This is the topic all of you goal-oriented individuals have been waiting for! We’ve been through what exercise is, why and how you should do it, so now we get to talk about “what’s in it for me?”
Dr Cheyne Donges from the School of Exercise Science, Sport and Health is back to talk about outcomes – what you can and can’t expect – and to remind you to be patient if you want to see results.
First things first, don’t get ahead of yourself. At best you’ve been on the #BetterInRed bandwagon for a week, probably less, so you’ve got another few weeks of persisting with completing 30 minutes of exercise three times a week before you’re going to see noticeable results.
In general, it takes at least three to four weeks of consistent regular exercise for any physical changes to be visible. But you have to trust that changes are piling up inside your body and brain.
If you’re doing cardio-respiratory fitness training (think running, cycling, swimming, soccer, squash etc), then the first changes you can expect to notice will be in your stamina and endurance. But it’ll still take 30 to 45 days (maybe in week 5 of your #BetterInRed program) for this to show up.
If you’re doing strength training (like with weights) then it’ll take around six weeks for your muscle mass to visibly change. But before that, at around the four week mark, you might feel stronger and that you can increase the size of the weights you’re lifting. You might also be shaking less as you move through your exercises which is a sign that your strength is building up.
If you’re doing just yoga or pilates three times per week, then you’ll see over time increased flexibility and potentially greater balance. As with the other types of exercise, it takes about a month for these changes to be noticeable.
Don’t be despondent though that you’ve got another month of working out before you see results, as what does come quickly are the psychological benefits.
There is the phenomenon of ‘exercise mood boost’ which is an immediate benefit you’ll get from doing a workout. This is thanks to exercise-induced endorphin release, which is how exercise can help you reduce stress, alleviate anxiety and boost your brain power.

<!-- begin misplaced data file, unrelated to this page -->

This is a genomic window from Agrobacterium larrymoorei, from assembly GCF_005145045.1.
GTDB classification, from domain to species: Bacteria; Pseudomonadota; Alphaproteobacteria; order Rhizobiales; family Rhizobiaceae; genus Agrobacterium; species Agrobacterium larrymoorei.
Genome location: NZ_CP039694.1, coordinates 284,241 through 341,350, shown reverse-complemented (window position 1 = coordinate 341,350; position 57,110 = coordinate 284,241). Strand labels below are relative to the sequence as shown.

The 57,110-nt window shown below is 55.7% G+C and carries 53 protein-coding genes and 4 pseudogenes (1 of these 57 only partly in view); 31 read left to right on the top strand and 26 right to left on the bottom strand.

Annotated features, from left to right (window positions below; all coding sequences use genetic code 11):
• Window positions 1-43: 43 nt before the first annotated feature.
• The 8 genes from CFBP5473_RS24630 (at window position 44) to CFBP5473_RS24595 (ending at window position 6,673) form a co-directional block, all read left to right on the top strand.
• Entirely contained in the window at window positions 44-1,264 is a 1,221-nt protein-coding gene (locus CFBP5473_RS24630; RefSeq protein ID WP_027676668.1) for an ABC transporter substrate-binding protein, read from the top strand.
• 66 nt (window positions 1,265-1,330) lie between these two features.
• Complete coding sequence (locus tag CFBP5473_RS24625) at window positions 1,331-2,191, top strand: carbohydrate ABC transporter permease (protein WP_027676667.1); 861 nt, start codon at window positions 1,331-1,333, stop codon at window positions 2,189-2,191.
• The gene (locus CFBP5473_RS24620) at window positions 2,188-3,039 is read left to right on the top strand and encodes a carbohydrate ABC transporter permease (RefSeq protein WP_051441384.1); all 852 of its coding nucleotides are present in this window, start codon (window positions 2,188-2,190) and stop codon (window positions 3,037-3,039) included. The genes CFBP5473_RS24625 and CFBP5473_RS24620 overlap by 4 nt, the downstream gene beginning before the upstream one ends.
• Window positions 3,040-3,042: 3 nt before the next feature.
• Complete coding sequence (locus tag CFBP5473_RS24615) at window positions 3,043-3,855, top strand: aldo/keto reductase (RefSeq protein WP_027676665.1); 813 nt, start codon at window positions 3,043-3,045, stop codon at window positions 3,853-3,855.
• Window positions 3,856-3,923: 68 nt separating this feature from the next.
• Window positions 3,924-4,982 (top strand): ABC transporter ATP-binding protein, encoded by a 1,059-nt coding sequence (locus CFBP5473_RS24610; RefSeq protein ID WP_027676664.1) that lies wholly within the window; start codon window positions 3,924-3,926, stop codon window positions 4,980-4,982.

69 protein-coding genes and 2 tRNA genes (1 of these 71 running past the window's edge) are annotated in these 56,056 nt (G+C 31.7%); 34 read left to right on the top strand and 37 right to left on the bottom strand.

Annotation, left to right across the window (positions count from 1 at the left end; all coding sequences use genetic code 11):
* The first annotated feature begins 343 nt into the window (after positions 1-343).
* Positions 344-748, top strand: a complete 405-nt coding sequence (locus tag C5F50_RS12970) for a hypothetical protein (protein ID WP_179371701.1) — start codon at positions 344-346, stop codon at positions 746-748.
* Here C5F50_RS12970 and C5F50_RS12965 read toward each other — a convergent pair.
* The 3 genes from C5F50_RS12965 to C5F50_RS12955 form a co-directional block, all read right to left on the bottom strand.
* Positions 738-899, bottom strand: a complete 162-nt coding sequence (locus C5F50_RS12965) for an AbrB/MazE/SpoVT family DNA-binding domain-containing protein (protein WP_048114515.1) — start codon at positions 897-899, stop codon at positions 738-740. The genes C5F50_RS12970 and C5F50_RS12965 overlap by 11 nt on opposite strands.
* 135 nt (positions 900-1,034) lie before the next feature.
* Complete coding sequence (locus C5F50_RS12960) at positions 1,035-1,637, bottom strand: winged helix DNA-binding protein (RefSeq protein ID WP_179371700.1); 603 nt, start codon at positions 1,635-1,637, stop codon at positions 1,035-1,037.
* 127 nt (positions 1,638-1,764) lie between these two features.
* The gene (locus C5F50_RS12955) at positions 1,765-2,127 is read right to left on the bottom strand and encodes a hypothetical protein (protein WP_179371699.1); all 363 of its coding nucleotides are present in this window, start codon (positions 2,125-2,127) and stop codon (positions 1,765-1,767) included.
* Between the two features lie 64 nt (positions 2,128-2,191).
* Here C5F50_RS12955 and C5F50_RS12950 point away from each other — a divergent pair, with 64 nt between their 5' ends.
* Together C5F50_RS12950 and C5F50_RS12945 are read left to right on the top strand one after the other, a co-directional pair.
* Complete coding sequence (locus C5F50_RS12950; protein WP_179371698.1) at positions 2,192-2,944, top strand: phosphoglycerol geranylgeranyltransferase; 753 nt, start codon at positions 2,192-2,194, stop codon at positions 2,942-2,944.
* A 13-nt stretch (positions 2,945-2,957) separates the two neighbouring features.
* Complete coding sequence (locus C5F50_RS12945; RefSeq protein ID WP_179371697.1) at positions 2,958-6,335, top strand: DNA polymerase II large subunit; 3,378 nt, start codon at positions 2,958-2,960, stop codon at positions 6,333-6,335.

So far we’ve avoided the topic but we need to talk about exercise and weight loss. When people ask about results from exercising they’re often really asking “when will I lose weight?” and the answer isn’t a straightforward one.
It has to be said, if the only reason you’re exercising is to lose weight, you’re probably heading for disappointment. The scientific evidence about the precise impact of exercise on weight loss is actually unclear.
The fact is that people often accompany a new exercise program with nutrition changes and it’s more likely that it’s those eating changes that cause them to lose weight. Lots of people also report an appetite suppression effect from doing cardio workouts, which means less food intake that might then result in some weight loss.
But the scales aren’t always the best measure of progress either. Body composition research using DXA machines that scan your muscle, fat and bones, shows that typically scales underestimate body changes that happen as a result of exercise. Say someone loses 2 kilograms over a six week exercise program, using a DXA machine we would see that they’ve actually lost 4 kilograms of fat and gained 2 kilograms of muscle.
The most important take home message for you on the topic of ‘results’ is that the exercise you’re doing this week isn’t actually about what you’re going to get out of it right now. It’s much more about the rest of your life and how it’s going to be so much better because of the exercise you’re doing today.
It’s your superannuation against what you might miss out on down the track because you’re not fit enough – will you be able to play with your kids, will you be able to play a little social tennis with your friends, will you be able to go for a swim at the beach without getting exhausted, will you be able to carry your groceries in from the car?
Even the smallest things of daily life, that you’re probably taking for granted in your early 20s, can be so much harder without a baseline level of fitness that you’ve maintained over many years.
#BetterInRed is all about getting the most out of university life by looking after your health and wellbeing. It is an exercise challenge that will run for eight weeks from Monday 6 March.
So, lace up, get out and challenge yourself to complete 30 minutes of exercise three times per week. Share your exercise using #BetterInRed and you could win some great prizes!
Find out more at social.csu